Of course the China threat is real.  It’s a problem that Filipinos have to confront, but we can’t confront it effectively under the auspices of the United States or if we’re dictated on by another foreign power.  It’s like asking a bully to defend us from another bully.  It’s not in our best interest to be in the middle of two superpowers trying to outdo each other in the region. We have to pursue our claims against China without any form of U.S. intervention and without having U.S. troops in the Philippines because that will only exacerbate the situation.


Will the TPPA also be part of the talks when Obama visits?


It’s quite interesting.  We’re not yet a member of the TPPA.  For the longest time they’ve been saying the Philippines cannot join the TPPA because [the Philippines] has restrictions on foreign investments explicitly stated in its constitution.  So to join the TPPA, we would have to change and remove all those restrictions on foreign investments and foreign ownership of land, utilities, and other vital industries.  So what’s happening right now in the Philippine congress is that they’re actually starting the process of changing the constitution, and it’s quite interesting that it’s happening at the same time before Obama is set to visit. There’s been a strong lobby from the U.S. Trade Representative and the U.S. Chamber of Commerce for the Philippines to do just that – remove restrictions and pave the way for the Philippines joining the TPPA.


If the Philippines joins the TPPA and it passes, what is its likely impact on the Philippines?


We are on the losing end, considering that we are so backward economically.  We don’t have any heavy industries. We’re mostly in manufacturing, extractive mining, agribusiness exports, and low value added production, so we will be mined for our cheap labor and natural resources.  That’s not really going to translate into building our own domestic capacity or economy.  We dread the idea that foreign companies are going to be allowed to own 100% of the land in the Philippines.  The big mining companies will benefit from that. [There will be] 100% foreign control over utilities, like power and even water.  It will basically be a recolonization of the Philippines.


What actions are you planning in time for Obama’s visit?




We’re planning both local and internationally-coordinated actions in the coming weeks.  We’re planning actions on April 23.  [Based on] what we know, that will be the time that Obama lands in Japan and that signals the start of his trip.  The other details are being kept from the media so [we’re] not quite sure when he goes to South Korea or Malaysia.  We guess that he will arrive in the Philippines on the 27th or the 28th.  But whenever it may be, we’re ready for that.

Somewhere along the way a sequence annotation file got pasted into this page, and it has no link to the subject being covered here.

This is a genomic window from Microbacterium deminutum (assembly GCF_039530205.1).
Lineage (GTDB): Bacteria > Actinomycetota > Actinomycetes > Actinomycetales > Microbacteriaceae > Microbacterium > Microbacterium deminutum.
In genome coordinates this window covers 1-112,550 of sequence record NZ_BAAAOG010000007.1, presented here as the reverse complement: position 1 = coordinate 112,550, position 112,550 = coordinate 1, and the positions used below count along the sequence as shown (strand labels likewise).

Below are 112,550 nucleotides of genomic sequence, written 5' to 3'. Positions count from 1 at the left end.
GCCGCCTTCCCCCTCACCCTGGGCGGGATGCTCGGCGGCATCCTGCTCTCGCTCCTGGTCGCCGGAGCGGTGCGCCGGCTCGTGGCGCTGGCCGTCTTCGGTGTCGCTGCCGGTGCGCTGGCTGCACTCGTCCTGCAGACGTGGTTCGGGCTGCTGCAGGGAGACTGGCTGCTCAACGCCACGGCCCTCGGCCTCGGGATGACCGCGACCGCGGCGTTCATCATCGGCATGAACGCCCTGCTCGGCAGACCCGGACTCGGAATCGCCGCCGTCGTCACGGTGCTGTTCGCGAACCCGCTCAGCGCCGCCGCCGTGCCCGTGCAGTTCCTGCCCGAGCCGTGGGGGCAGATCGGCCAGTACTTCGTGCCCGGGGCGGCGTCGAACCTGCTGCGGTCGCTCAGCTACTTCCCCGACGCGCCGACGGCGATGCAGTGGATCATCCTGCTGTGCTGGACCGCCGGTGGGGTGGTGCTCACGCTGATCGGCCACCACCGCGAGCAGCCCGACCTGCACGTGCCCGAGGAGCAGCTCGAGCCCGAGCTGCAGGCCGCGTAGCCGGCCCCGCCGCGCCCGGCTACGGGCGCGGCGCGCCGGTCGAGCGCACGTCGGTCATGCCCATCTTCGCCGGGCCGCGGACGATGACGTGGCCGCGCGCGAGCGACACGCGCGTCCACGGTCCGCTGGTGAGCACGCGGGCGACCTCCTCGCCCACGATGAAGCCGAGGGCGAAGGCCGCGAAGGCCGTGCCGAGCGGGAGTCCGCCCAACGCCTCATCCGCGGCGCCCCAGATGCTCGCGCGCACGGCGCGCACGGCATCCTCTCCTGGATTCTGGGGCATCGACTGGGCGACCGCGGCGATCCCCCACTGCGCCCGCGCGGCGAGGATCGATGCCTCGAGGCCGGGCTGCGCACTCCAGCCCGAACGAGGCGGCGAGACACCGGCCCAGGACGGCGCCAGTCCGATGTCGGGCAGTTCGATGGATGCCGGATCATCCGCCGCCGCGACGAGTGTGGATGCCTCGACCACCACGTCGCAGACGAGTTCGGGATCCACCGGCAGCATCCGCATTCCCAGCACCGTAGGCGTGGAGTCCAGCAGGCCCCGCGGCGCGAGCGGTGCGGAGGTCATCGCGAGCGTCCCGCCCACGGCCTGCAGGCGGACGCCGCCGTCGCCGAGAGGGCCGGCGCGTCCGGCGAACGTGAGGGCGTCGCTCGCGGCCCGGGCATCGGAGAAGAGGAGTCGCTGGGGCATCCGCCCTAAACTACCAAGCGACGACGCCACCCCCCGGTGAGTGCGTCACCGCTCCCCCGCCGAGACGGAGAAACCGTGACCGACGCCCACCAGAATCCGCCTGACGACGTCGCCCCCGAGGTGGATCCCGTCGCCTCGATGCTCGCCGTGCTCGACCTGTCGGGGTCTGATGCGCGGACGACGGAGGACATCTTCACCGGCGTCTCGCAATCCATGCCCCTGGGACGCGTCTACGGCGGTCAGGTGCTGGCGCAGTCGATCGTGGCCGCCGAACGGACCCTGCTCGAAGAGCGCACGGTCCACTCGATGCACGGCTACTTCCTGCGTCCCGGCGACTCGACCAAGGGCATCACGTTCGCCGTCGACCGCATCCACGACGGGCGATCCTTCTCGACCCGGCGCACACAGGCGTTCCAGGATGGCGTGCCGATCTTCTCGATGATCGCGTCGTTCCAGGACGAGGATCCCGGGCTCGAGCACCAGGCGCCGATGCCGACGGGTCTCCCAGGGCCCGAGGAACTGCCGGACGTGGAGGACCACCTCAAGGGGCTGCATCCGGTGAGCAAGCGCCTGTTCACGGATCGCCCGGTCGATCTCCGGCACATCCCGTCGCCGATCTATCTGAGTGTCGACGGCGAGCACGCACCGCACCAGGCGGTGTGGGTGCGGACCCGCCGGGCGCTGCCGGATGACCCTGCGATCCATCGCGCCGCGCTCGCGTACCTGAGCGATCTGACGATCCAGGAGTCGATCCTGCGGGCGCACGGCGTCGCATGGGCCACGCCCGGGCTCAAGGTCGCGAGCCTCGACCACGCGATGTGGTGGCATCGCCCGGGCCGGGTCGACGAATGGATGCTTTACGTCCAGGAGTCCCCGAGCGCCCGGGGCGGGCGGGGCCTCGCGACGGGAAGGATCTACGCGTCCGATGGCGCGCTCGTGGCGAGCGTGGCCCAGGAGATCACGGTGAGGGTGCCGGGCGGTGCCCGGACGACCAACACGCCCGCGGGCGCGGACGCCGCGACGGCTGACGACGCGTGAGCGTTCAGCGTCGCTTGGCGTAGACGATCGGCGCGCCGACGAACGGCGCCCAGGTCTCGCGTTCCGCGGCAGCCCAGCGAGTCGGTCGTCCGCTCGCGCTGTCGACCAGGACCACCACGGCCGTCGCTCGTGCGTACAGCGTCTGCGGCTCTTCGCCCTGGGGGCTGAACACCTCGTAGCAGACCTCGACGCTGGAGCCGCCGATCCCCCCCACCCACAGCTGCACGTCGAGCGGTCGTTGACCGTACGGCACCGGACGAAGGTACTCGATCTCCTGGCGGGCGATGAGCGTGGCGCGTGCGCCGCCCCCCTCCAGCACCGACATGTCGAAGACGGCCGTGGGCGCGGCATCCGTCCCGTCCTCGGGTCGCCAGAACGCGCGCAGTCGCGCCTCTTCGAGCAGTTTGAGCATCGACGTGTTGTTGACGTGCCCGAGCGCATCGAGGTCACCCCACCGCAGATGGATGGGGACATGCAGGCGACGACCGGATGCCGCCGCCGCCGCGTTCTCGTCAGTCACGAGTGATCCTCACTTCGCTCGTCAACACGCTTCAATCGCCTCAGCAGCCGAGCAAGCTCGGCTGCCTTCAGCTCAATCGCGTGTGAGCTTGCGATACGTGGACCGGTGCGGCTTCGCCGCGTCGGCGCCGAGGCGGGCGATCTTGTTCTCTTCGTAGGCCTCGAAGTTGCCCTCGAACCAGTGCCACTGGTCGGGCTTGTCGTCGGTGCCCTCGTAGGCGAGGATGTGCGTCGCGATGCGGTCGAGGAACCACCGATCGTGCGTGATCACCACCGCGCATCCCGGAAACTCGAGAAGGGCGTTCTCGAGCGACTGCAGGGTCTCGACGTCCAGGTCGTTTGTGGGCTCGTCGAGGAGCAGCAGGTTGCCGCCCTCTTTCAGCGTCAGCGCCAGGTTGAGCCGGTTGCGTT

We’re also supporting the call by the ILPS – the International League of Peoples’ Struggles – for internationally-coordinated protests.  We support the efforts of our friends in the United States who are calling for April 25 as a date for coordinated protests.  We also talked to our friends in Japan and South Korea and mass actions are also being readied there. So Obama will face a lot of opposition the moment he lands in Asia.


Final comments?


The Philippines has been a neo-colony of the United States for a long time.  The mainstream media will give Obama a rock star welcome – a big deal about “friendship,” “enduring relations,” the “War on Terror” and all that.  We plan to go all out to point out the history of unequal relationship between the Philippines and the United States.  It’s not just about Obama’s visit.  it will be a long-term campaign to fight against U.S. intervention in our country and finally get rid of U.S. bases.




Go to Part 2 – Interview with Ju Jejun, Policy Director of Korean Alliance of People’s Movements; and Oh Hye-ran, former Secretary General of Solidarity for Peace and Reunification of Korea

Go to Part 3Interview with Yukiko Nagaya, member of the Japan branch of the Asia Wide Campaign against U.S.-Japanese Domination and Aggression of Asia; and Keisuke Fuse, Director of the International Bureau of Japan’s National Confederation of Trade Unions Zenroren